I refer to Sri Lanka by its colonial name of Ceylon with special purpose. As a tourist I found that the more rewarding places have very little to do with either modern Sri Lanka or the Buddhist Sinhalese culture upon which it is founded. While Columbo and the cultural center of Kandy certainly have sights for people with specific interests, an international traveler is likely to find that they do not compare favorably with other possible destinations.
Aside from these areas, Sri Lanka has much to see. The Indian Ocean beaches along the south coast are beautiful, relaxing, and quite affordable. The old Dutch city of Galle, with its fantastic ramparts and breathtaking views, is definitely worth a visit. The Rahunu-Yala National Park offers some of the most impressive wildlife in Asia -- of a comparable quality to East African destinations.
The British left behind an antiquated, but charming railway network that serves the highlands and the southern coast. From the train, you can get some of the best views of the island, especially on the mountainous route from Colombo to Kandy. It is worthwhile riding the observation car to the highlands, even if you aren't interested in seeing Kandy.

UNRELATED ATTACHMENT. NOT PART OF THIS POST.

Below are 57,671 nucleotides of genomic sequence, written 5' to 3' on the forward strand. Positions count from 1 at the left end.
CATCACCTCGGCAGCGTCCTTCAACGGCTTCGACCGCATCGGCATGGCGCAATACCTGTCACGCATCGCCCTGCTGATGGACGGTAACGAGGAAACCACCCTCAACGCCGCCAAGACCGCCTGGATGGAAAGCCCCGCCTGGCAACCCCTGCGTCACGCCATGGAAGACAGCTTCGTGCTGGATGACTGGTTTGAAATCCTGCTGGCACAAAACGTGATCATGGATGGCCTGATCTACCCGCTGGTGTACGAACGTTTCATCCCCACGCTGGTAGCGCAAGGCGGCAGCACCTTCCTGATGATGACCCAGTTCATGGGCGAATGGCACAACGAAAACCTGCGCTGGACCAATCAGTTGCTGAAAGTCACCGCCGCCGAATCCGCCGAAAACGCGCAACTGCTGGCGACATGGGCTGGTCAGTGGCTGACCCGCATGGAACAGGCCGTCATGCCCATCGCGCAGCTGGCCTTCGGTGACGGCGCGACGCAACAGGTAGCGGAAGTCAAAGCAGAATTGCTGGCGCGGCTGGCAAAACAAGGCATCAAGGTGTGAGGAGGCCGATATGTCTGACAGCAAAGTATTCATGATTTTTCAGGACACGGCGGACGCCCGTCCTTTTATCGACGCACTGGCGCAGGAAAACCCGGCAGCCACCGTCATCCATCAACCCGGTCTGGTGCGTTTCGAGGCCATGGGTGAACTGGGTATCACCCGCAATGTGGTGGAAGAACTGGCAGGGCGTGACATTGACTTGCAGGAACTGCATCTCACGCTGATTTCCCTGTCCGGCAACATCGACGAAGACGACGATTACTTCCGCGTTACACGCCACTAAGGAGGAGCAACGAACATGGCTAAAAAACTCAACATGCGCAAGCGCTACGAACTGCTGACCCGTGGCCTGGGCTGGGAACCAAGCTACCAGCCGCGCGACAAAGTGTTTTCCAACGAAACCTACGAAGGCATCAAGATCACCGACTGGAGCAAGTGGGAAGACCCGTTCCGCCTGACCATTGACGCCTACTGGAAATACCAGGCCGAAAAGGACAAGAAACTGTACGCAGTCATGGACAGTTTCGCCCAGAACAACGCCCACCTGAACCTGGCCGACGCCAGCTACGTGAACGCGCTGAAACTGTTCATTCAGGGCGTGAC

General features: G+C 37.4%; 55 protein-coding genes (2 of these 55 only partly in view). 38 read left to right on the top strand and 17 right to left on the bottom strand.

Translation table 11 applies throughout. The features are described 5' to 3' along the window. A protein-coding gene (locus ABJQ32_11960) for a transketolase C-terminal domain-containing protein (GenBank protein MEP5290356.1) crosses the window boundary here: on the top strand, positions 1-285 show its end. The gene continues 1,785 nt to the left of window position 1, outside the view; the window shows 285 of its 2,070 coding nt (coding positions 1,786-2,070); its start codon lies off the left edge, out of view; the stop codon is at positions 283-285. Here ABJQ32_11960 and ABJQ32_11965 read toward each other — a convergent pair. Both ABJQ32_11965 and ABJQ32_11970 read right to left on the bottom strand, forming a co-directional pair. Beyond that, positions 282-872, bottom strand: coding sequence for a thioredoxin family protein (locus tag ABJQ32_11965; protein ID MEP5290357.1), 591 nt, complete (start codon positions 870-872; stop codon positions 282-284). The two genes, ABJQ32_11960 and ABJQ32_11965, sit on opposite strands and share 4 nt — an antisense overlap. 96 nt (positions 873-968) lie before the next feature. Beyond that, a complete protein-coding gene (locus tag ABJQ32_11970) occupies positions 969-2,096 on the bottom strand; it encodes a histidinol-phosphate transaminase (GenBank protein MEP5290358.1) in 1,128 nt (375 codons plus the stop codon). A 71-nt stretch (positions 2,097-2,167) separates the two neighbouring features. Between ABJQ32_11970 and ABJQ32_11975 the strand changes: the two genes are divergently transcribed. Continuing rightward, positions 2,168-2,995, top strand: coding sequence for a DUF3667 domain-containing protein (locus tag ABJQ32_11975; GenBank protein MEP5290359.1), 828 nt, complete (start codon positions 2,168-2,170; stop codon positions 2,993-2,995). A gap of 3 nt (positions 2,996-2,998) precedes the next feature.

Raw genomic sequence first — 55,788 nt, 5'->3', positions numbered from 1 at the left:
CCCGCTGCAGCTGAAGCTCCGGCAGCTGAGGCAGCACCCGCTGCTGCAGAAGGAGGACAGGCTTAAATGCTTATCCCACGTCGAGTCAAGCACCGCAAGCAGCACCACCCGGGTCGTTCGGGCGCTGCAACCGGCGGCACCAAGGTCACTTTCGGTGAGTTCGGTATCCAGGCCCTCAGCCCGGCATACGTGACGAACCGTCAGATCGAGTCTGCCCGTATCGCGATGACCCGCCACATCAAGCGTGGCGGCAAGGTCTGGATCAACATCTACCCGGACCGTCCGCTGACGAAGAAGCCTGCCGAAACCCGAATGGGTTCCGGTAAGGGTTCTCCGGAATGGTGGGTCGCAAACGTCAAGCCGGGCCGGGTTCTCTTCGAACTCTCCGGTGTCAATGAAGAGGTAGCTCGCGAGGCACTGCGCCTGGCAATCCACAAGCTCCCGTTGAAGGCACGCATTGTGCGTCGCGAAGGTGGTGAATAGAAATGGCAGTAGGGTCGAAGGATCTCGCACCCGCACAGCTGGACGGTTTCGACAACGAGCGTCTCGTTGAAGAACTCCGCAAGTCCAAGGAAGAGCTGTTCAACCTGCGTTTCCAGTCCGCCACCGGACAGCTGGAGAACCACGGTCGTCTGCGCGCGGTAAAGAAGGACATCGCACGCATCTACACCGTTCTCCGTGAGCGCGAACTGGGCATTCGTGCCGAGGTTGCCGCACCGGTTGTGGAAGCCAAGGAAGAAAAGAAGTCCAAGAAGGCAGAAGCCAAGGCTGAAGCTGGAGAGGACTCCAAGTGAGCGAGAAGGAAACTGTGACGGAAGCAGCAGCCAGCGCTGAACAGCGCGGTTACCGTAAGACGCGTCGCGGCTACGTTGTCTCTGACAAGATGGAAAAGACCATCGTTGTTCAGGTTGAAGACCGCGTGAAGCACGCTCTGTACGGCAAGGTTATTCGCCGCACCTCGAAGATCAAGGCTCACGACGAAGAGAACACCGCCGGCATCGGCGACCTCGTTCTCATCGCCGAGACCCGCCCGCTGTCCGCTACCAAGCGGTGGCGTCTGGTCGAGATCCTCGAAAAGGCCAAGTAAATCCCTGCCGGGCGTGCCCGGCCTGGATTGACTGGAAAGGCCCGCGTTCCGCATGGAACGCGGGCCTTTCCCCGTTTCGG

The touts in Sri Lanka are merciless. They will relentlessly follow you, denying that they are interested in your money, and claiming that they want to be your friend. This is inevitably followed by an insistance that you come visit a cousin's shop, or go on a friend's guided tour. Be prepared for this behavior, and learn quickly to be polite but firm in your desire to be left alone.
Likewise, every transaction outside the larger hotels is subject to ruthless bargaining. After agreeing on a price, be sure to reapeat it so there is no misunderstanding. Since English is widely spoken in Sri Lanka, you are likely to encounter difficulty only when a salesman with whom you are negotiating does not wish to understand.